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Iran threatens oil supply, but it won’t derail bull stock market

Iran threatens oil supply, but it won't derail bull stock market

One week oil is spiking as Iran attacks tankers in the Strait of Hormuz — threatening to wreck the global economy. The next month, oil drops because tariffs allegedly whack Chinese demand and — you guessed it — wreck the global economy. Tune out these scare stories. They’re both bricks in this bull market’s wall of worry.

Tariffs I’ve addressed in this column before. Even with subsequent escalations, all threatened and newly enacted tariffs since 2017 total just 0.3% of global GDP. Too tiny to render recession. Firms skirt many of these tariffs. America’s soaring Vietnamese and Taiwanese trade shows the sidestepping effect. Relax.

Consider Iran. Today’s fears seem stuck in the 1970s, when the Arab oil embargo contributed to worldwide shortages, stagflation and a ghastly recession. We presume Iran has the power to gyrate prices now by remembering that huge influence back then.

But times changed. Yes, the Strait of Hormuz is a critical oil chokepoint. The Energy Information Administration (EIA) estimates one-fifth of global oil consumption passes through it daily. If it shuttered, prices, which are set globally, would soar. But Iran probably can’t shut the Strait alone. While its seizure of a British tanker stole headlines, that is one ship among many traversing the Strait daily. The U.S. and British navies effectively ensure safe passage for the vast majority.

Then too, this isn’t Iran’s first time threatening traffic. The 1980s “Tanker War” between Iran and Iraq hit scores of oil transports. But prices didn’t jump. Not only was it a fraction of total traffic, but oil production grew outside the Middle East, offsetting the tiny impact.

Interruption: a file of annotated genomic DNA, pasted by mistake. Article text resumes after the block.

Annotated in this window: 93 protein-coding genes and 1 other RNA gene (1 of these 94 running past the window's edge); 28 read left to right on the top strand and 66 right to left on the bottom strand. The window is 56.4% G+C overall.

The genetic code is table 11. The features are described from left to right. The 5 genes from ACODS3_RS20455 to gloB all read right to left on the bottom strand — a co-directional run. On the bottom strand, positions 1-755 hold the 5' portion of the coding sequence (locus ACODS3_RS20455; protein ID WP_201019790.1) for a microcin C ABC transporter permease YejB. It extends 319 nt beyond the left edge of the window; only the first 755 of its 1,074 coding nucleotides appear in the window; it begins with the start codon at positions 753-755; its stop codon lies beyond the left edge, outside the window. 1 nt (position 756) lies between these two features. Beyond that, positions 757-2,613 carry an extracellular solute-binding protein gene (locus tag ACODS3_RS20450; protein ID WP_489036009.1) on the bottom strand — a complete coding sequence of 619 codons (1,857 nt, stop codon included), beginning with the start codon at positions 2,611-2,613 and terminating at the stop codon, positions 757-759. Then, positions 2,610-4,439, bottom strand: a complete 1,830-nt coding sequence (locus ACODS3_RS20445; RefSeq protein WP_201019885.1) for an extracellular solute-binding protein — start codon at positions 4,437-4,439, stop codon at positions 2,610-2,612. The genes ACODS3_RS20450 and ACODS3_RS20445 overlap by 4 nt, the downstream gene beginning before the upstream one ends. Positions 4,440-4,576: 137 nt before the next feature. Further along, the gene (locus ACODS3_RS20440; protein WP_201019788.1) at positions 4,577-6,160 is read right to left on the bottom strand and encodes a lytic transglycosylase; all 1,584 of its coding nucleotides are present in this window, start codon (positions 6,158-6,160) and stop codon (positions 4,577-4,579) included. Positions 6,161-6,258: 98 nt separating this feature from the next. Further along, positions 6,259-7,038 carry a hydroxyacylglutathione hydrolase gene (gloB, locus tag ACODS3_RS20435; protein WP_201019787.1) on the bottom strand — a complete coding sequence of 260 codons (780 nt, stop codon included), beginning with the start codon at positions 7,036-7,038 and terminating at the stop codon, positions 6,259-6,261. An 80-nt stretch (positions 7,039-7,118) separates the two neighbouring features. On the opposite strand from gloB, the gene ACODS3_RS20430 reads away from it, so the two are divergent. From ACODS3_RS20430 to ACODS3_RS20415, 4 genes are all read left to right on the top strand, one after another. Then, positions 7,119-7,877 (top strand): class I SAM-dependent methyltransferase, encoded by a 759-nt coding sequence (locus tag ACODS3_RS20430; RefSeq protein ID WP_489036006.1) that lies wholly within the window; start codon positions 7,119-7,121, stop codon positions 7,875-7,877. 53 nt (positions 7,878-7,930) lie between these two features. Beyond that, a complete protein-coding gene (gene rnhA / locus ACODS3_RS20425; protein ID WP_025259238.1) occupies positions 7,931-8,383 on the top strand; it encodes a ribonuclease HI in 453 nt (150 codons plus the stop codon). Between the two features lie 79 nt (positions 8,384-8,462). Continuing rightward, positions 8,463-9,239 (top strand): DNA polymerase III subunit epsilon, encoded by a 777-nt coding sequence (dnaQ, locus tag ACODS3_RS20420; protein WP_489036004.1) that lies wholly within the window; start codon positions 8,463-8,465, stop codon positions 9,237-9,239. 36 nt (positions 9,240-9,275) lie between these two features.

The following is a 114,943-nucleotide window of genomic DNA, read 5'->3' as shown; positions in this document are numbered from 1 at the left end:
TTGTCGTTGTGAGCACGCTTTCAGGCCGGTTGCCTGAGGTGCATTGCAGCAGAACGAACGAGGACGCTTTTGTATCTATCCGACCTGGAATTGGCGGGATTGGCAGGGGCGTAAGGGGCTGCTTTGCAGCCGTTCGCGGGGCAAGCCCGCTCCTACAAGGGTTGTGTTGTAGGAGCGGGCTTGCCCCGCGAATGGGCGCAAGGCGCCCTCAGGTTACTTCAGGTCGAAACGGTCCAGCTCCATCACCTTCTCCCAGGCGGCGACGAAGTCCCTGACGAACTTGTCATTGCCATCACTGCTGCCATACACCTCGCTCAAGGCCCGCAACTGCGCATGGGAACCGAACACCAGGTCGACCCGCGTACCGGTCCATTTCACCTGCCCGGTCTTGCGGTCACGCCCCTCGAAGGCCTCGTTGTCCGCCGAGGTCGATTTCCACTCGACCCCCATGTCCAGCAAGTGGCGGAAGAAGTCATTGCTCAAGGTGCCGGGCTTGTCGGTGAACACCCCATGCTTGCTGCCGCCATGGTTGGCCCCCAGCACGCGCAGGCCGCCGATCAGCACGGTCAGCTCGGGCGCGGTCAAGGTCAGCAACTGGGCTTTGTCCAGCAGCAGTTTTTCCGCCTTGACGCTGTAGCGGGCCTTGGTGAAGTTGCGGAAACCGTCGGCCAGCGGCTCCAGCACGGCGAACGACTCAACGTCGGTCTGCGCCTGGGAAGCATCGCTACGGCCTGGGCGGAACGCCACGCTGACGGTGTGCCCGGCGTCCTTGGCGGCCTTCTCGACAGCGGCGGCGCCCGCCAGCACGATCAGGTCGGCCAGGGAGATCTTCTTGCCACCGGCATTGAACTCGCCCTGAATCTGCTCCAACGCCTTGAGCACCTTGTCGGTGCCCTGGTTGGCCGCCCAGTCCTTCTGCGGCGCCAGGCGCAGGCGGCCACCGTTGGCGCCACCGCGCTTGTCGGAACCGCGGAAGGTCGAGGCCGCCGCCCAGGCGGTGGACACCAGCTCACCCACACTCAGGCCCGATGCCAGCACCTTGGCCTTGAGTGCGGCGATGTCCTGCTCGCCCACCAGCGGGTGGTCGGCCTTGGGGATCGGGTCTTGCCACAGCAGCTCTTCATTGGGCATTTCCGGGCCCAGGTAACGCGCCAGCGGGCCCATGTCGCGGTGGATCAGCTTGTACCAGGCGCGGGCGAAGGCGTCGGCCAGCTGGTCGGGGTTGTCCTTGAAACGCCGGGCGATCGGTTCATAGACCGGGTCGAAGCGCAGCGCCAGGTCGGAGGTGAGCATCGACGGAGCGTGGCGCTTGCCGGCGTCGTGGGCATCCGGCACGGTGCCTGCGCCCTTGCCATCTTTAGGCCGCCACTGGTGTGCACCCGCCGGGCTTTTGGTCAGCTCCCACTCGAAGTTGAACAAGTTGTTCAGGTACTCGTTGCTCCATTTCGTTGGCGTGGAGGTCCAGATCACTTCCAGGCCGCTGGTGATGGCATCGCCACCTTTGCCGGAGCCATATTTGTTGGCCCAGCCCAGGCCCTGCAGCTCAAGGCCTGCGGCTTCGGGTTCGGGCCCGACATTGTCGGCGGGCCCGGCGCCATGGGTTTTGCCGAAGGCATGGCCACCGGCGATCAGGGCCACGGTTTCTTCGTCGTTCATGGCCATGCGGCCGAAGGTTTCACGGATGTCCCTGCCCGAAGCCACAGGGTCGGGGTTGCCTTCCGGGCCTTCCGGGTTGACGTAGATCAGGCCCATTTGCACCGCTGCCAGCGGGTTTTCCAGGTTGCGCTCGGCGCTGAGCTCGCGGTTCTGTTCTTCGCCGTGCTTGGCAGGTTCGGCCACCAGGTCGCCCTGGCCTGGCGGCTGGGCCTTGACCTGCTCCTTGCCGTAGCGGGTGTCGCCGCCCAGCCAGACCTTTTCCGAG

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That’s the history we’re repeating now — not the 1970s. In the 1980s, the supply offset came from Europe — the North Sea. Now, it comes from U.S. shale fields like Texas, New Mexico and North Dakota. According to BP’s annual oil report, U.S. production soared by 2.2 million barrels per day in 2018 – the largest, single-country rise ever. The EIA sees domestic output jumping another 1.36 million barrels this year. Unlike producers elsewhere, U.S. rigs can pump profitably at lower prices, thanks to massive efficiency gains.

And if I’m wrong? If prices soar? Again, this isn’t the 1970s. The days when high oil prices could wreck our economy are as gone as disco and bell-bottoms. Our economy is far less energy-intensive now, thanks to the service sector’s ascendance. In 1970, heavy industry was 32.1% of annual output, versus 65.5% for services and 2.4% for agriculture. Now? Heavy industry is just 18.5%, while services are a mighty 80.7%. Services simply use less energy than factories. But even manufacturing has cut energy use in recent decades through enhanced efficiency.

Yes, America consumes lots of oil, and it gets lots more GDP for each barrel of oil consumed. In 1990, we got $13.7 million in inflation-adjusted GDP from every thousand tons of oil consumed. Now, it’s $23.8 million.

Services’ rise debunks one other lingering oil fear: that last year’s weaker demand outside China, India and America reflects a weakening world. In reality, it simply reflects weaker manufacturing – widely discussed and priced in. Meanwhile, services kept the global economy growing reasonably. They still does now. All this reminds me of 2015 and 2016, when oil plunged to $26 per barrel. Yet GDP in the U.S. grew all the while, rising 2.9% in 2015 and 1.6% in 2016. Only oil-reliant nations hit the skids.

So don’t sweat oil’s swings. They’re false fears that are priced into stocks now. Fear of false factors or tiny negatives is always bullish. The bull market continues.

Ken Fisher is founder and executive chairman of Fisher Investments, author of 11 books, four of which were New York Times bestsellers, and is No. 200 on the Forbes 400 list of richest Americans. Follow him on Twitter: @KennethLFisher

The views and opinions expressed in this column are the author’s and do not necessarily reflect those of USA TODAY.

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